Colorado - On December 23, Governor Bill Ritter issued a report outlining a series of proposals for resolving disputes between landowners and rafters in Colorado. He also signed an executive order creating the River Access Mediation Commission to provide a way for some of the most contentious conflicts between boaters and property owners to be addressed. The Governor’s River Access Dispute Resolution Task Force was a 17-member group created in July of 2010 to help craft ways to sort out conflicts on Colorado rivers on a stretch-by-stretch basis as those disputes arise.
Colorado - Last month, the Bureau of Land Management (BLM) released their proposed management plan for the Little Snake Resource Area, encompassing over a million acres of soaring plateaus, wild and scenic rivers, and sweeping sagebrush basins. Special interests are trying to overturn the Bureau of Land Management’s plans to protect portions of the Yampa River – one of the nation's last free flowing rivers. Let BLM know that protections for these rivers are important to you!
Colorado - American Whitewater has recently brought our expertise to bear on Dolores River Management and is actively working to restore reliable and sufficient flows to the Dolores Canyon.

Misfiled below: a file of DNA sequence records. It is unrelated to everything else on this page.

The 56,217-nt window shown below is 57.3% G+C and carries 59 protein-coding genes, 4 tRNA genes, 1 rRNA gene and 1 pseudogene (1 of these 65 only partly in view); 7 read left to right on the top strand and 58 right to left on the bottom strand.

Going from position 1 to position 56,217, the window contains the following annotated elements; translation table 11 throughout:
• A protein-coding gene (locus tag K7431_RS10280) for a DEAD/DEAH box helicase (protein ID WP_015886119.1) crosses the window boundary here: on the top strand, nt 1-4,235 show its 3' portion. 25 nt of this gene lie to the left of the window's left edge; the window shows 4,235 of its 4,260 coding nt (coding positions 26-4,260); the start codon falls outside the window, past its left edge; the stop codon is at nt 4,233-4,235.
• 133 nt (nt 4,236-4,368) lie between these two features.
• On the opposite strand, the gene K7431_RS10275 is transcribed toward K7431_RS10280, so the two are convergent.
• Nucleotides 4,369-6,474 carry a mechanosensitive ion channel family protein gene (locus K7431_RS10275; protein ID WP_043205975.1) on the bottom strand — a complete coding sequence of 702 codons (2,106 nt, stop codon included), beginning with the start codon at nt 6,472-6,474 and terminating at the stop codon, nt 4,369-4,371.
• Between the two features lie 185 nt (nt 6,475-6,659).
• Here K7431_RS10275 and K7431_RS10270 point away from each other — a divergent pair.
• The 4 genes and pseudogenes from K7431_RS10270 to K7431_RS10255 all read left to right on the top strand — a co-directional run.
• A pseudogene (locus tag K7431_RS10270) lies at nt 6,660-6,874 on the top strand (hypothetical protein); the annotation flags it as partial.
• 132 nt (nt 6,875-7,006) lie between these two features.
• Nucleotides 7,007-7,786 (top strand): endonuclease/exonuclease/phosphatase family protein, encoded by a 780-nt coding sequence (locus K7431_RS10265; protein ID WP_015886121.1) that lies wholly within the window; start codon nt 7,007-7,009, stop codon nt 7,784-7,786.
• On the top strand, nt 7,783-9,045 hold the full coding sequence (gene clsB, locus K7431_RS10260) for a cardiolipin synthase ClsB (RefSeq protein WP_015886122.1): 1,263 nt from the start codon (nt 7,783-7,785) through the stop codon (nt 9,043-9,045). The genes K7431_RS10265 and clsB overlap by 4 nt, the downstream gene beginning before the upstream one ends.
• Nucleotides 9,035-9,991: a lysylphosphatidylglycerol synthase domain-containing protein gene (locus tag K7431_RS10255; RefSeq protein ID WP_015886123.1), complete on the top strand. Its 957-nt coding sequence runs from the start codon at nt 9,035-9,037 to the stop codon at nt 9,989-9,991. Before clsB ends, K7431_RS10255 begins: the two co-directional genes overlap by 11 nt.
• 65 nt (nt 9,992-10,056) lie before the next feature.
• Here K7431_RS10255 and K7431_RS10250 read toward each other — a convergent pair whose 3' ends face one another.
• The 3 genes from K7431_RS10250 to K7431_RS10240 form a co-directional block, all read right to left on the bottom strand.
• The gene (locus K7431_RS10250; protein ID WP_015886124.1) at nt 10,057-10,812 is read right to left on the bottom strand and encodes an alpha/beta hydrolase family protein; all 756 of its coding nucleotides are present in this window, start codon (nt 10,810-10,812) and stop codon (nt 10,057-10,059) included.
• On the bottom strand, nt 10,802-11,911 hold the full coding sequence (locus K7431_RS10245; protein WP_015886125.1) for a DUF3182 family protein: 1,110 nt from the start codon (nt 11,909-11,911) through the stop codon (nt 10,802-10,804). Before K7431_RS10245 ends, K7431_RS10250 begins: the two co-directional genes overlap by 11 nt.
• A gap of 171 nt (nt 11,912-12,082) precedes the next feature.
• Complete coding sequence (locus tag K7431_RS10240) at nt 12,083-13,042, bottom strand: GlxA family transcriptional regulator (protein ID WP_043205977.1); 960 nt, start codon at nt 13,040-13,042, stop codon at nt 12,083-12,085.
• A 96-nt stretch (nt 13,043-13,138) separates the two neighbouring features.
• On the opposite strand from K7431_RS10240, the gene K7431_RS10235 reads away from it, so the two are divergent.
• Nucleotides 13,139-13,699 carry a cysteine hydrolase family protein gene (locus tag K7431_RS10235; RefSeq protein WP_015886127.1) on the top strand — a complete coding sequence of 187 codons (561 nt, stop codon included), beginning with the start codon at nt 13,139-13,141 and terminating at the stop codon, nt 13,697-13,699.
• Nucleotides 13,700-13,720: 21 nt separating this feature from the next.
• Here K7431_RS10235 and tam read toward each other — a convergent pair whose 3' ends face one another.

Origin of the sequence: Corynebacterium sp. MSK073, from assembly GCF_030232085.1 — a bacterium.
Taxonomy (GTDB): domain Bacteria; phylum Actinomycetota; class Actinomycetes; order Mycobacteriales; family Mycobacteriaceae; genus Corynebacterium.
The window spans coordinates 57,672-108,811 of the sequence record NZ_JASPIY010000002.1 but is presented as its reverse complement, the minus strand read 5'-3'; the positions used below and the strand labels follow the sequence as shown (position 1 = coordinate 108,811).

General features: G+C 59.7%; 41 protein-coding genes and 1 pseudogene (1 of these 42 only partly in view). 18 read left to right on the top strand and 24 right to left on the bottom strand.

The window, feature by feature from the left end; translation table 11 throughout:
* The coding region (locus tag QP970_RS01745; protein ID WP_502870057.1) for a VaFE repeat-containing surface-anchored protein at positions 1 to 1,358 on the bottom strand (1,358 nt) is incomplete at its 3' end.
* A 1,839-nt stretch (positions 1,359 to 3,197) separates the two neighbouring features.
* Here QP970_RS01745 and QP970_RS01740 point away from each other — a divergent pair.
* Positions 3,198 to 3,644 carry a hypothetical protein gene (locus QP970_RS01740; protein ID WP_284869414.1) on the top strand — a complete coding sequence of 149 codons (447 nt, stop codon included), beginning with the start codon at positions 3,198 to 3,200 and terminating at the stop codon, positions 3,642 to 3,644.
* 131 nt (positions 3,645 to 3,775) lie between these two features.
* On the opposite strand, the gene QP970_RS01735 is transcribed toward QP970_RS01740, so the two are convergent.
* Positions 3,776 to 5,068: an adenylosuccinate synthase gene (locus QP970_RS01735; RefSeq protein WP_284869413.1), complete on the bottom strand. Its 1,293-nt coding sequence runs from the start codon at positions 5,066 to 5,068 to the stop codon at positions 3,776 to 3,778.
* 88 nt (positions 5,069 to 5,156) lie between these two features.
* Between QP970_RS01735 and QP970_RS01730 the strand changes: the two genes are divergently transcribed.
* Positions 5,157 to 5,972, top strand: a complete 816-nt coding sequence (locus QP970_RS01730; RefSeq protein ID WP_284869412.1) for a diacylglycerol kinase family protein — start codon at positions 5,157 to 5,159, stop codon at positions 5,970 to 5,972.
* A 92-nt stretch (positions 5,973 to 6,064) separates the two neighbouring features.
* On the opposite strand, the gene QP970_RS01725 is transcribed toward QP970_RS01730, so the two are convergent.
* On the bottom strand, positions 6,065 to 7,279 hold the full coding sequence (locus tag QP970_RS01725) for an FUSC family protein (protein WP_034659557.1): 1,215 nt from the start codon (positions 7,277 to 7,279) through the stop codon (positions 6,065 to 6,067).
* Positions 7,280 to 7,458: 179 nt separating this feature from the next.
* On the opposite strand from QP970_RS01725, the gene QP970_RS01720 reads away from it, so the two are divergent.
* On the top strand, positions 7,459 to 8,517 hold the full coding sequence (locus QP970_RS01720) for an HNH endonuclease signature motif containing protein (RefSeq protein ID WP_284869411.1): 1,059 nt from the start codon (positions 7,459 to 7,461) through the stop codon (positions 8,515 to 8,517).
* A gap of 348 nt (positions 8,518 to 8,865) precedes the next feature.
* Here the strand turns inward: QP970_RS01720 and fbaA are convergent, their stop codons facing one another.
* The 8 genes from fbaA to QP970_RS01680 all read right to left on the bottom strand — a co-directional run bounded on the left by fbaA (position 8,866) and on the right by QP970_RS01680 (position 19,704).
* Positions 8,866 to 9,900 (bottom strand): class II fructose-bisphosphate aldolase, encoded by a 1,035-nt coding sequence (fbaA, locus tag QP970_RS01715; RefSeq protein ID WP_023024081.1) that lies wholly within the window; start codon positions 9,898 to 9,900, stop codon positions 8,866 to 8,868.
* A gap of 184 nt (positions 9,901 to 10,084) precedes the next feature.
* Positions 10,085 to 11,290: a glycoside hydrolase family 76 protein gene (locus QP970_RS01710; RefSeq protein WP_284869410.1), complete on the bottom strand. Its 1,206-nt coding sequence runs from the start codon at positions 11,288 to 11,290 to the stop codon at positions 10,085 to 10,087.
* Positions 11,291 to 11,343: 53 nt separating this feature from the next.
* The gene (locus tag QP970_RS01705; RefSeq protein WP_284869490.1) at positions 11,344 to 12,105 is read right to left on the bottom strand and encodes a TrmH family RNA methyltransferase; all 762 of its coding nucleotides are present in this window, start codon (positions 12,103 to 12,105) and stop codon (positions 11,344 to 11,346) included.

Today, we need you to join us in asking the US Bureau of Reclamation to take a leadership role in protecting the recreation and environmental values of the Dolores River. By signing on to our letter, you are demonstrating public support for Federal decisions that protect natural resources and enhance instream flow conditions.
There are only 3 weeks left to participate in American Whitewater's Flow Study for the Dolores River. This is the last call to help American Whitewater propose new reservoir operations and negotiate enhanced instream flows below McPhee Reservoir.
Colorado - The Dolores Water Conservancy District has announced it's release schedule from McPhee Reservoir, promising flows at or above 3000 cfs in May. Release estimates are approximate and updates will be made available based on emerging weather conditions, in-flow rates and reservoir levels.
Help Preserve Whitewater & Paddling Throughout the Deserts and Mountains of the West. Reforming the 1872 Mining Law will, finally, give recreation values a voice on how our federal public lands are managed
Colorado Stewardship Director